Plus, customize your desktop. News Windows hed: Iomega goes XP dek: plus, customize your desktop.
Iomega Corp. has released a Windows XP-migration software program that will help you quickly move data and settings when upgrading to Microsoft XP. You’ll need an Iomega, Zip, or Peerless drive and an Active Disk enabled system (if you don’t have Active Disk you can download the latest version from Iomega’s site). Just choose the files, settings, folders, and applications you’d like to take along with you when you upgrade to XP, and Iomega’s software automatically moves everything over for you. The software is free and can be downloaded from Iomega’s site.
Iomega has also released a Windows XP-compatible version of its IomegaWare tools. The software set provides features for finding, formatting, protecting, managing, and changing settings on your Iomega drives. IomegaWare includes support for Zip, Jaz, and PocketZip products, including the new FotoShow Digital Image Center, HipZip, Zip FireWire adapter, and the Jaz FireWire adapter.
NVIDIA has released an updated driver that’s compatible with Windows XP. Detonator XP Unified Driver Architecture software should provide about a 30-50 percent increase in performance for all NVIDIA graphics processing units (GPUs) in both DirectX and OpenGL application programming interfaces. The new drivers will upgrade GPU families including TNT, GeForce2, and GeForce3. The free driver update also offers full hardware and software acceleration for Windows XP.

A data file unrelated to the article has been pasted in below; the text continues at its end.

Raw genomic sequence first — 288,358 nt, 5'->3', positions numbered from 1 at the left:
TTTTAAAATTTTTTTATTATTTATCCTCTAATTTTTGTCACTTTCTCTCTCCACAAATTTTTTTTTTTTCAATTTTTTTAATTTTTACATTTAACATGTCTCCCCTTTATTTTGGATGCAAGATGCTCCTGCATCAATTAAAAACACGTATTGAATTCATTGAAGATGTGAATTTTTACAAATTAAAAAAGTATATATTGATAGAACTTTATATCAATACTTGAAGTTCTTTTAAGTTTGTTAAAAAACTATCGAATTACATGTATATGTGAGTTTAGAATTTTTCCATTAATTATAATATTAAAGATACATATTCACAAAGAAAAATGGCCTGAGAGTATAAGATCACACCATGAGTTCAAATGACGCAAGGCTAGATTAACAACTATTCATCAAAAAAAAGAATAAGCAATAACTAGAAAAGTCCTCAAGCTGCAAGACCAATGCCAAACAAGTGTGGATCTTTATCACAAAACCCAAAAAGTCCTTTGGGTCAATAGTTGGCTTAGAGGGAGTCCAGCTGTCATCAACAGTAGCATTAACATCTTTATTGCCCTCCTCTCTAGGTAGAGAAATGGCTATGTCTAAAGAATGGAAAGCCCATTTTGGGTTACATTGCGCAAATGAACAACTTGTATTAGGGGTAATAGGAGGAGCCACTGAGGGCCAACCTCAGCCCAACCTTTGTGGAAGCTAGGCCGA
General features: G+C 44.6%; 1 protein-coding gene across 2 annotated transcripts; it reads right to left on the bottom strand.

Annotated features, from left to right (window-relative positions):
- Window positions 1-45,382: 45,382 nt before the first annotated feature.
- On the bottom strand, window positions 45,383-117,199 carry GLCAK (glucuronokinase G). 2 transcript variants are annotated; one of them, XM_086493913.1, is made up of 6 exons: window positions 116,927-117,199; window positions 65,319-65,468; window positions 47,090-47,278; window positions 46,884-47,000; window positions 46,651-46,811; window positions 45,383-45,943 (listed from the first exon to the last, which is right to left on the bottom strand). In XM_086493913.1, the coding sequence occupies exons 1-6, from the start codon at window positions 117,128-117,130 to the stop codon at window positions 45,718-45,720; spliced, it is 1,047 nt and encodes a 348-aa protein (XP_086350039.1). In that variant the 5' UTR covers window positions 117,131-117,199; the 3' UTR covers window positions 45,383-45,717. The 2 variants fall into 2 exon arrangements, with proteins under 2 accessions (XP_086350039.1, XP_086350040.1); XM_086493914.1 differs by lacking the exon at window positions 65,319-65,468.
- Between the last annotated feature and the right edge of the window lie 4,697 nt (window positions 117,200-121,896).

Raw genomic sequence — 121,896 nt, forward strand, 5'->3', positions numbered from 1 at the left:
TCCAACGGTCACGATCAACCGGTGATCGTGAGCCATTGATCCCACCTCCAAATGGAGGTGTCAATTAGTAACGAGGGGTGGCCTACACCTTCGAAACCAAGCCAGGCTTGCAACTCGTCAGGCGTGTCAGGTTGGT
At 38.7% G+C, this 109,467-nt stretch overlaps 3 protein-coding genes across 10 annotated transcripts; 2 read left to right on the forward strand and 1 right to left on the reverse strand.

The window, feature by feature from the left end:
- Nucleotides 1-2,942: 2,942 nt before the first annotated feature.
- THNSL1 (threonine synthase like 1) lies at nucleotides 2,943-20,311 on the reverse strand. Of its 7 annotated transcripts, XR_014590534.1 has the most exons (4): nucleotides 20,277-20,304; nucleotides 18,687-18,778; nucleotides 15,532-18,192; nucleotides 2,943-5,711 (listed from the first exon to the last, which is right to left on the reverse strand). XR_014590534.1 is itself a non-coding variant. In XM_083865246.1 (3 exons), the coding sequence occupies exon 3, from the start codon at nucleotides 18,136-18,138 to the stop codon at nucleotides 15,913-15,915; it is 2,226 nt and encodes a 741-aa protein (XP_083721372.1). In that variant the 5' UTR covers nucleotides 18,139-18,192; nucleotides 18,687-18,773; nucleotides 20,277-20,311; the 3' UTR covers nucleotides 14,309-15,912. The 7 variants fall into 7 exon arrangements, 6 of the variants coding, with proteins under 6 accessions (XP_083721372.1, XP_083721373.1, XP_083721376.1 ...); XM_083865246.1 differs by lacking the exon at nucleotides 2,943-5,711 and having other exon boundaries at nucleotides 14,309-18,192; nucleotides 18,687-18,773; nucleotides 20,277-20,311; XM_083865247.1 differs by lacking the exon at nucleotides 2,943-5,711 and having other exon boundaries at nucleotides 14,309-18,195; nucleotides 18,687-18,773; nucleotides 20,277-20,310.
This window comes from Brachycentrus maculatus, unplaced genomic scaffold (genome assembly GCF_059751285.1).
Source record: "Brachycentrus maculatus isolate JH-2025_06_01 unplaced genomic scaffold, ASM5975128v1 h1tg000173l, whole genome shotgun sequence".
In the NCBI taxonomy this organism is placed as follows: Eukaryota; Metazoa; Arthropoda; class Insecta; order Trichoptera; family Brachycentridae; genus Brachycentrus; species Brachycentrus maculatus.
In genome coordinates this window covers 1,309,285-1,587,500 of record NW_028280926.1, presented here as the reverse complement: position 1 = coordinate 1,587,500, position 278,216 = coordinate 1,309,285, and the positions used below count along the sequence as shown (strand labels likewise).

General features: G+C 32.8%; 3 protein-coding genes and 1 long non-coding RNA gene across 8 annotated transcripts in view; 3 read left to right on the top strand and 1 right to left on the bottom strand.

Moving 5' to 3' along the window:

Stardock Systems’ WindowBlinds will let you customize your desktop and change the way your Windows OS looks. Users of Windows 98/Me/2000 and XP can change every aspect of the Windows GUI. WindowBlinds has even extended Microsoft XP to support several additional visual styles. The latest release is faster and takes up far less memory than earlier versions. The program costs $10 for registered users and $19.95 for new users.
ICQ has released another free version of its popular instant-messaging program that lets you seek out friends and colleagues on the Internet and communicate with them in real time. ICQ, which currently boasts more than 116 million users worldwide, even notifies you when your friends are online so that you can chat, send instant messages, swap files, or play games. The latest version (2001b) has incorporated IP telephony functions so that users can hold PC-to-PC and PC-to-phone calls. Other new features include the addition of SMS technology; the ability to send wireless-paper messages and integrate ICQ with Microsoft Outlook; new file sharing options; smaller download size; improved support for working behind firewalls; the ability to access contact lists from any computer; and two-way messaging with cell phones.